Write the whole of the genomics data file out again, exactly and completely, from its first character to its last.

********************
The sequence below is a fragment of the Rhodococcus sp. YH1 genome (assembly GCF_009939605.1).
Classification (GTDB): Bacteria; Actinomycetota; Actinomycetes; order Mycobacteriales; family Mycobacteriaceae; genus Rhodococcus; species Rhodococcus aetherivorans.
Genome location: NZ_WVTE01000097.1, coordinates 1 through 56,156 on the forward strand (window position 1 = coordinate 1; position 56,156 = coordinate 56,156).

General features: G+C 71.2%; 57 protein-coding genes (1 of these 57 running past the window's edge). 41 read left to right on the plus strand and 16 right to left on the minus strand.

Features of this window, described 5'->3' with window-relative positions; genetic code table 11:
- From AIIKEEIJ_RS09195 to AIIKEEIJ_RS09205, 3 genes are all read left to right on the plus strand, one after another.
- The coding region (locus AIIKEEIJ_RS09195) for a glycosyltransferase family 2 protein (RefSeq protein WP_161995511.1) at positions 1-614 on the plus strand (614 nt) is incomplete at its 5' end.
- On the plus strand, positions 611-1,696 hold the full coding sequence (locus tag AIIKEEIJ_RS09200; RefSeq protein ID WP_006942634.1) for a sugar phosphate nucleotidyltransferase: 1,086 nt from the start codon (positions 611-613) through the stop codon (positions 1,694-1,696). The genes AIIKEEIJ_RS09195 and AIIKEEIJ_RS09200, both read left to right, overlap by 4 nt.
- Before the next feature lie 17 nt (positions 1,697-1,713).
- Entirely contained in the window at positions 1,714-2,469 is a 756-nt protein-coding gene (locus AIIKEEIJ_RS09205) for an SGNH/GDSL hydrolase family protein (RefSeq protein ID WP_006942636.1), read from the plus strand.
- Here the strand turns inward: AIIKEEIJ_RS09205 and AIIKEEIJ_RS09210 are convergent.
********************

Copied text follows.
The sequence below is a fragment of the Rhodococcus sp. YH1 genome (assembly GCF_009939605.1).
Classification (GTDB): Bacteria; Actinomycetota; Actinomycetes; order Mycobacteriales; family Mycobacteriaceae; genus Rhodococcus; species Rhodococcus aetherivorans.
Genome location: NZ_WVTE01000097.1, coordinates 1 through 56,156 on the forward strand (window position 1 = coordinate 1; position 56,156 = coordinate 56,156).

General features: G+C 71.2%; 57 protein-coding genes (1 of these 57 running past the window's edge). 41 read left to right on the plus strand and 16 right to left on the minus strand.

Features of this window, described 5'->3' with window-relative positions; genetic code table 11:
- From AIIKEEIJ_RS09195 to AIIKEEIJ_RS09205, 3 genes are all read left to right on the plus strand, one after another.
- The coding region (locus AIIKEEIJ_RS09195) for a glycosyltransferase family 2 protein (RefSeq protein WP_161995511.1) at positions 1-614 on the plus strand (614 nt) is incomplete at its 5' end.
- On the plus strand, positions 611-1,696 hold the full coding sequence (locus tag AIIKEEIJ_RS09200; RefSeq protein ID WP_006942634.1) for a sugar phosphate nucleotidyltransferase: 1,086 nt from the start codon (positions 611-613) through the stop codon (positions 1,694-1,696). The genes AIIKEEIJ_RS09195 and AIIKEEIJ_RS09200, both read left to right, overlap by 4 nt.
- Before the next feature lie 17 nt (positions 1,697-1,713).
- Entirely contained in the window at positions 1,714-2,469 is a 756-nt protein-coding gene (locus AIIKEEIJ_RS09205) for an SGNH/GDSL hydrolase family protein (RefSeq protein ID WP_006942636.1), read from the plus strand.
- Here the strand turns inward: AIIKEEIJ_RS09205 and AIIKEEIJ_RS09210 are convergent.